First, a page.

right resting on the road leading to Orange Court-House and its left extending the direction of Cedar Mountain. Knap's battery retained its original position near the center of the line. McGilvery's battery was planted on the extreme left of the line, and Robinson's intermediately. My command kept this position during the severe artillery fire of the afternoon, the infantry only taking advantage of the ground in the vicinity to cover itself from the enemy's shell. The ground from this position to the front was open, with an occasional corn field and clumps of underbrush, and gradually rising for nearly a mile. On the right of the Orange road was a forest, extending perhaps for a quarter of a mile along the road, and behind which was massed the infantry of the enemy's left. On the left was Cedar Mountain, so that in advancing my division would pass between the two.
I had previously caused Captain Pitcher's battalion of the Eighth and Twelfth Regulars to deploy as skirmishers and cover the front of the whole division, to advance continuously, discover the enemy's position, and annoy him as much as possible. How well this was done will be seen from the following extract from a letter from General Prince, written on the 16th of August from Richmond. Speaking of Pitcher's battalion he says:
Their part I have occasion to know excited the admiration of the enemy, who inquired if they were not regulars, as they had never seen such skirmishing. They were out during the whole battle, and penetrated even to the enemy's position, and annoyed him so as to turn the attention of his guns away from more distant firing with shot and shell, and caused him to waste canister upon the ground of the skirmishers.
When the infantry of Williams' division on our right advanced and became engaged I was ordered to cause my batteries in front to cease firing and to advance my infantry. Leaving Greene to support McGilvery's battery on the left and to hold that position, I caused Geary's brigade to advance, which it did steadily and quickly, and when within range opened a regular and well-directed fire upon the enemy. I then caused Prince's brigade to advance in like manner upon the left, which it did under its gallant leader handsomely and in good order, and when in position opened its fire.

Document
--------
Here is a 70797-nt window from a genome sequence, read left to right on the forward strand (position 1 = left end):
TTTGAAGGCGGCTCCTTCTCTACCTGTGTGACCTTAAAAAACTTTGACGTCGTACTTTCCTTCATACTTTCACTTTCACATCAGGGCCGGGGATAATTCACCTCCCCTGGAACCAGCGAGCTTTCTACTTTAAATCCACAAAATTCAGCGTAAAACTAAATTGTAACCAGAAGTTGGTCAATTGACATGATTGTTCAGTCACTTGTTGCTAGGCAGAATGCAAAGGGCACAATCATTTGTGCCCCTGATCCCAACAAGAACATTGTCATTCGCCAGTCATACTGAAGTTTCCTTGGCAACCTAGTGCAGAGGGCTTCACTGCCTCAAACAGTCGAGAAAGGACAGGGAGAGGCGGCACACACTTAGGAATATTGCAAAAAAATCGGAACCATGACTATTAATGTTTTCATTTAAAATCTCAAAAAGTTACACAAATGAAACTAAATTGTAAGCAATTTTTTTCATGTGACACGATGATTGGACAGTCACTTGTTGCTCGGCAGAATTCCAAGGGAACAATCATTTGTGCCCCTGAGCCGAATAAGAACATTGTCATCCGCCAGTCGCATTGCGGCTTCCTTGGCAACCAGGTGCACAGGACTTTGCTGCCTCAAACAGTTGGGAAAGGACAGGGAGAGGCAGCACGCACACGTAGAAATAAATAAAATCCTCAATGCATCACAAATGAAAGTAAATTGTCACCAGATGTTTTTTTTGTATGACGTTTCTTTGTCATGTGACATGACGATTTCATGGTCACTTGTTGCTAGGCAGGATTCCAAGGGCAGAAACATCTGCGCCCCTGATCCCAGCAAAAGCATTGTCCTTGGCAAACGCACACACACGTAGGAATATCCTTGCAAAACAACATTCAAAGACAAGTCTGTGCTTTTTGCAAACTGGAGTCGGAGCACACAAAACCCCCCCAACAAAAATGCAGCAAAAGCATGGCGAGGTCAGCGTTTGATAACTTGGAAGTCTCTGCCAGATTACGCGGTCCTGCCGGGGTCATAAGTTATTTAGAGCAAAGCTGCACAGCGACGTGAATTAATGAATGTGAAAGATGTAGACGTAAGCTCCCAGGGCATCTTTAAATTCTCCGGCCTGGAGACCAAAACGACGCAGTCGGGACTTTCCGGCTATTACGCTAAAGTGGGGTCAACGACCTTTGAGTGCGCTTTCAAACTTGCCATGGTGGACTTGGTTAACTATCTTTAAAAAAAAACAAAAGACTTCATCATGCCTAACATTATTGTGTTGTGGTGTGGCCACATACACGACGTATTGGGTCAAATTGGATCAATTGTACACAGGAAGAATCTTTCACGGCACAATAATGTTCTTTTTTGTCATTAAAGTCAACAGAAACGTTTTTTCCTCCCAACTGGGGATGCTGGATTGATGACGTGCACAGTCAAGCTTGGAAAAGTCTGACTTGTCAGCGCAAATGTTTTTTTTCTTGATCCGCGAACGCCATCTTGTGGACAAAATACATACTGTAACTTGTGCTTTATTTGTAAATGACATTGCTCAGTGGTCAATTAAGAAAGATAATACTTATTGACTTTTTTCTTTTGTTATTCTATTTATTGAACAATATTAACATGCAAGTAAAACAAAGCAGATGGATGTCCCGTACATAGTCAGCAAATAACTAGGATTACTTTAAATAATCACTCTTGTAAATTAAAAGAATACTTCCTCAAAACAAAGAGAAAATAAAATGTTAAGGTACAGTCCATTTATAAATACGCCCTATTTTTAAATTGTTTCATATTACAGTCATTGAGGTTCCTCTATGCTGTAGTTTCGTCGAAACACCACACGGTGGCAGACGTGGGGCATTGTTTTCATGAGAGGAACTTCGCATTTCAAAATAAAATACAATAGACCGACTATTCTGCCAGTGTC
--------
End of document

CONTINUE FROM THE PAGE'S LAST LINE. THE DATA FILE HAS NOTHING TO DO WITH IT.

Meantime the enemy had gotten a battery and a body of infantry in position on our left, evidently by having gone around Cedar Mountain, and were in position to annoy us extremely,but McGilvery's battery gave them ample occupation and prevented their advance. Our right, too, as it advanced and became uncovered by the wood mentioned on the right, was exposed to a flank fire from the enemy's infantry on the left. William's division, however, kept them well occupied, and knowing him to be there, I was afraid of directing a return of the fire that came from that direction. As our front lines became weakened by their losses I caused the second lines to advance, which they did in good order.
Meantime the enemy had placed a section of artillery in front, evidently for the purpose of using grape upon our advancing infantry. I saw, too, a large body of infantry collecting for its support. I sent immediately for a section of Napoleon guns to act upon this body, and selected its position in front. Before its arrival my horse was shot, and a moment after I was wounded myself and rendered unable to keep the field. I learn that this section of artillery did most efficient service under its gallant commander, Lieutenant Cushing, Fourth Artillery, who, when deficient in men, dismounted and assisted to work his own guns. General Geary had been previously wounded severely while